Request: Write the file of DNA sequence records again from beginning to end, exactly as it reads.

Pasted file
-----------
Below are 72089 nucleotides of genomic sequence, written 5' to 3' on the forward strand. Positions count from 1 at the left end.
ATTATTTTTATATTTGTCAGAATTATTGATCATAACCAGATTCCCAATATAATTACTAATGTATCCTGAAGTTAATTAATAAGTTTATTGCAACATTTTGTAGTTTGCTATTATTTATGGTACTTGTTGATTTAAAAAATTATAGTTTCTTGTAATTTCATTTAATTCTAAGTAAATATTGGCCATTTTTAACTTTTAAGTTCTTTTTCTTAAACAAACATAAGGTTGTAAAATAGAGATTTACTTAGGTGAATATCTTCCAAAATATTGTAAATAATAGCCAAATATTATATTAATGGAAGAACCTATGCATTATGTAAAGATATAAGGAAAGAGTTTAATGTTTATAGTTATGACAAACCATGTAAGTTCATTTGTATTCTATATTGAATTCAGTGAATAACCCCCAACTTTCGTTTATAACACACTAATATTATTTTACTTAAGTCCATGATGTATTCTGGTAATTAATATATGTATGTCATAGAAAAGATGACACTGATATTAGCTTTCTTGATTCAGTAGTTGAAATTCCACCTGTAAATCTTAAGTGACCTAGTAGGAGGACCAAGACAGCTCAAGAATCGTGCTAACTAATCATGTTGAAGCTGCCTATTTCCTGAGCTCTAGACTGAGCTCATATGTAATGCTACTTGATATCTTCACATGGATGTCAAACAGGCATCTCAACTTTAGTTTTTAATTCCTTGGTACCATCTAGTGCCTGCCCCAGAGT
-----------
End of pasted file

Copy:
Below are 72089 nucleotides of genomic sequence, written 5' to 3' on the forward strand. Positions count from 1 at the left end.
ATTATTTTTATATTTGTCAGAATTATTGATCATAACCAGATTCCCAATATAATTACTAATGTATCCTGAAGTTAATTAATAAGTTTATTGCAACATTTTGTAGTTTGCTATTATTTATGGTACTTGTTGATTTAAAAAATTATAGTTTCTTGTAATTTCATTTAATTCTAAGTAAATATTGGCCATTTTTAACTTTTAAGTTCTTTTTCTTAAACAAACATAAGGTTGTAAAATAGAGATTTACTTAGGTGAATATCTTCCAAAATATTGTAAATAATAGCCAAATATTATATTAATGGAAGAACCTATGCATTATGTAAAGATATAAGGAAAGAGTTTAATGTTTATAGTTATGACAAACCATGTAAGTTCATTTGTATTCTATATTGAATTCAGTGAATAACCCCCAACTTTCGTTTATAACACACTAATATTATTTTACTTAAGTCCATGATGTATTCTGGTAATTAATATATGTATGTCATAGAAAAGATGACACTGATATTAGCTTTCTTGATTCAGTAGTTGAAATTCCACCTGTAAATCTTAAGTGACCTAGTAGGAGGACCAAGACAGCTCAAGAATCGTGCTAACTAATCATGTTGAAGCTGCCTATTTCCTGAGCTCTAGACTGAGCTCATATGTAATGCTACTTGATATCTTCACATGGATGTCAAACAGGCATCTCAACTTTAGTTTTTAATTCCTTGGTACCATCTAGTGCCTGCCCCAGAGT